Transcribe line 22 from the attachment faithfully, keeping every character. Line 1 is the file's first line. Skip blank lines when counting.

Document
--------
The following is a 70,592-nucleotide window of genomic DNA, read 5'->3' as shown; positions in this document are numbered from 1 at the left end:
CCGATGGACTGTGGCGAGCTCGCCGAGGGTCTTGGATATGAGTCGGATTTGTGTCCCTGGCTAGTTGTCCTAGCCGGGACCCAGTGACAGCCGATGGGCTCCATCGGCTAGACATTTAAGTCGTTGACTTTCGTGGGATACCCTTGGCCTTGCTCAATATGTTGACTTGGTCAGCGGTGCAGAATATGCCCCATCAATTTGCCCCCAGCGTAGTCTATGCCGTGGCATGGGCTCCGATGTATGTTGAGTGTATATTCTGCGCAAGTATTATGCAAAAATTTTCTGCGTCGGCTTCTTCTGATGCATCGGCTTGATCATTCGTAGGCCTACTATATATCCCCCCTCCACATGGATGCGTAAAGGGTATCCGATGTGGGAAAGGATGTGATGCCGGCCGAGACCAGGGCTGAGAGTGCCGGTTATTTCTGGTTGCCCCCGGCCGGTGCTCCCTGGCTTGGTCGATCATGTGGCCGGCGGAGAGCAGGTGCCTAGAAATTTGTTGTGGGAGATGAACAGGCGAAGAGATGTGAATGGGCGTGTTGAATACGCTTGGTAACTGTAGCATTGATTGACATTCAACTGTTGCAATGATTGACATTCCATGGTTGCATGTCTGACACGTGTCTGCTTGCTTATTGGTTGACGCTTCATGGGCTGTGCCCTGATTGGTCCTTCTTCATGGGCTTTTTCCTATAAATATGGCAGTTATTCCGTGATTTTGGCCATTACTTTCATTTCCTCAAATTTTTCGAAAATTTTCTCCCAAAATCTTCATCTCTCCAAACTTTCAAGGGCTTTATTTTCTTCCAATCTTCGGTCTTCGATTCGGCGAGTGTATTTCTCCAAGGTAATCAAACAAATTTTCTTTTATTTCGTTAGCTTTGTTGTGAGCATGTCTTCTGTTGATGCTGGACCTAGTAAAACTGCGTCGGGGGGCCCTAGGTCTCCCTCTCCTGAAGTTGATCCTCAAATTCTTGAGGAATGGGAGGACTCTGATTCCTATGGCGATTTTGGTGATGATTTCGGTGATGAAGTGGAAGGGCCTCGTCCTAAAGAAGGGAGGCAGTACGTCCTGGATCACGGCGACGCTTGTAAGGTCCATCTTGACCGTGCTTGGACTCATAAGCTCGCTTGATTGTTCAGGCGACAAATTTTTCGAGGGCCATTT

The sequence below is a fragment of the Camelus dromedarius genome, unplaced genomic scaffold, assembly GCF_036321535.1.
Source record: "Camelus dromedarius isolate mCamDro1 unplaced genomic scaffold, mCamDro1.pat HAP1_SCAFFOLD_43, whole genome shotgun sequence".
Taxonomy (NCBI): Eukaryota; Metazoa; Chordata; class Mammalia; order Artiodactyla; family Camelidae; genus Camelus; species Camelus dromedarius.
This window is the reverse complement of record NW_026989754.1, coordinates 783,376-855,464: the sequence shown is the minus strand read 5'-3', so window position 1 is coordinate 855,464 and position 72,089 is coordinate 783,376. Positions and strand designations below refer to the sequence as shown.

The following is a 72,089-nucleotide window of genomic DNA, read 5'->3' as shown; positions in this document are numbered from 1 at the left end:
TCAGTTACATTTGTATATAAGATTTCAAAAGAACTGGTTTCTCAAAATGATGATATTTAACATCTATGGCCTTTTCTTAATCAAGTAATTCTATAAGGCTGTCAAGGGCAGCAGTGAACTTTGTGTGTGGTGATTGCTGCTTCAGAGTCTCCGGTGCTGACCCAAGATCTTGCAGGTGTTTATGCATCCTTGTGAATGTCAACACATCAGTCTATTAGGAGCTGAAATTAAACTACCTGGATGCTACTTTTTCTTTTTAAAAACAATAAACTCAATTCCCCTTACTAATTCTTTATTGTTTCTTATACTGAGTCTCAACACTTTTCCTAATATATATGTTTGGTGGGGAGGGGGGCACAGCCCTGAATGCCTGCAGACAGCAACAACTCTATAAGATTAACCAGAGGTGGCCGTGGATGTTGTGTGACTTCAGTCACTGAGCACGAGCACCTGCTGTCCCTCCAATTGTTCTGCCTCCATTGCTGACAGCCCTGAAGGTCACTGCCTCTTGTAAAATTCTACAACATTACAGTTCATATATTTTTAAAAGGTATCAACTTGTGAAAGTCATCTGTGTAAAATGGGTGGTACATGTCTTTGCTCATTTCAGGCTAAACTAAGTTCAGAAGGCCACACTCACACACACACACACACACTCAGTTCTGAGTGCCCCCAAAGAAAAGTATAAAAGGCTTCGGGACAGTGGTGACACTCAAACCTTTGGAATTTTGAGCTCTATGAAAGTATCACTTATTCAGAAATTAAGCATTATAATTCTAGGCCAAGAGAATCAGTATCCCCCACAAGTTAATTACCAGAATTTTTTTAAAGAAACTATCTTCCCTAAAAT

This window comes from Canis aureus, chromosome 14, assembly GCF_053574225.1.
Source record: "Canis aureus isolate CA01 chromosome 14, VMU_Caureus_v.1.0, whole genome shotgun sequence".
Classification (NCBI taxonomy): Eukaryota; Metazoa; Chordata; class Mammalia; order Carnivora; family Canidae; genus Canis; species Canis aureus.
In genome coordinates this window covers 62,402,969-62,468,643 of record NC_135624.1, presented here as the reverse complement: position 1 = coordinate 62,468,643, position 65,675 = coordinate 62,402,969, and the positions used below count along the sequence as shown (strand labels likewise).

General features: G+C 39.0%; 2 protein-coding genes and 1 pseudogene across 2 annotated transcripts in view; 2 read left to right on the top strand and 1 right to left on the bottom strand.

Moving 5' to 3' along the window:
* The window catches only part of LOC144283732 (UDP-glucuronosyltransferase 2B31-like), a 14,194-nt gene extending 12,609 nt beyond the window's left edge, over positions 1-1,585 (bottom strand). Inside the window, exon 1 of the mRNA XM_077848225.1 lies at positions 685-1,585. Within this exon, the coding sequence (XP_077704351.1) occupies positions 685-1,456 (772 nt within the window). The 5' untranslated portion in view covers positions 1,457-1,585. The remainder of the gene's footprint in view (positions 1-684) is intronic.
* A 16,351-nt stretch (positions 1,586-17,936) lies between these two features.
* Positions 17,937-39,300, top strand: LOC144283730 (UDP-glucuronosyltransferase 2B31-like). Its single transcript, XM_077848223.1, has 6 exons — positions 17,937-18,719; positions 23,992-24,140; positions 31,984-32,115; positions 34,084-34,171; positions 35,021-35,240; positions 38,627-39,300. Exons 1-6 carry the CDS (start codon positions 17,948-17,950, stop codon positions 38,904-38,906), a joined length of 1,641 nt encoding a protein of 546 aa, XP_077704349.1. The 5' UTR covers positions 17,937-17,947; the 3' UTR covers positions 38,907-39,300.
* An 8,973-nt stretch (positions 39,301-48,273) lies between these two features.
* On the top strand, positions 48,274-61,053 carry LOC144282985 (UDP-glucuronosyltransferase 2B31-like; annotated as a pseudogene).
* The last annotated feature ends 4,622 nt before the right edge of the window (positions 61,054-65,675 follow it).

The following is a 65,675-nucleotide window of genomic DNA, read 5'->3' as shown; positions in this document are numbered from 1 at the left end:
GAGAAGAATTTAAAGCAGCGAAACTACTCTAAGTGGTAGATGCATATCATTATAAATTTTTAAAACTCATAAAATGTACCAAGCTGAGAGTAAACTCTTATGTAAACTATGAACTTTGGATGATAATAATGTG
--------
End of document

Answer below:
GAGAAGAATTTAAAGCAGCGAAACTACTCTAAGTGGTAGATGCATATCATTATAAATTTTTAAAACTCATAAAATGTACCAAGCTGAGAGTAAACTCTTATGTAAACTATGAACTTTGGATGATAATAATGTG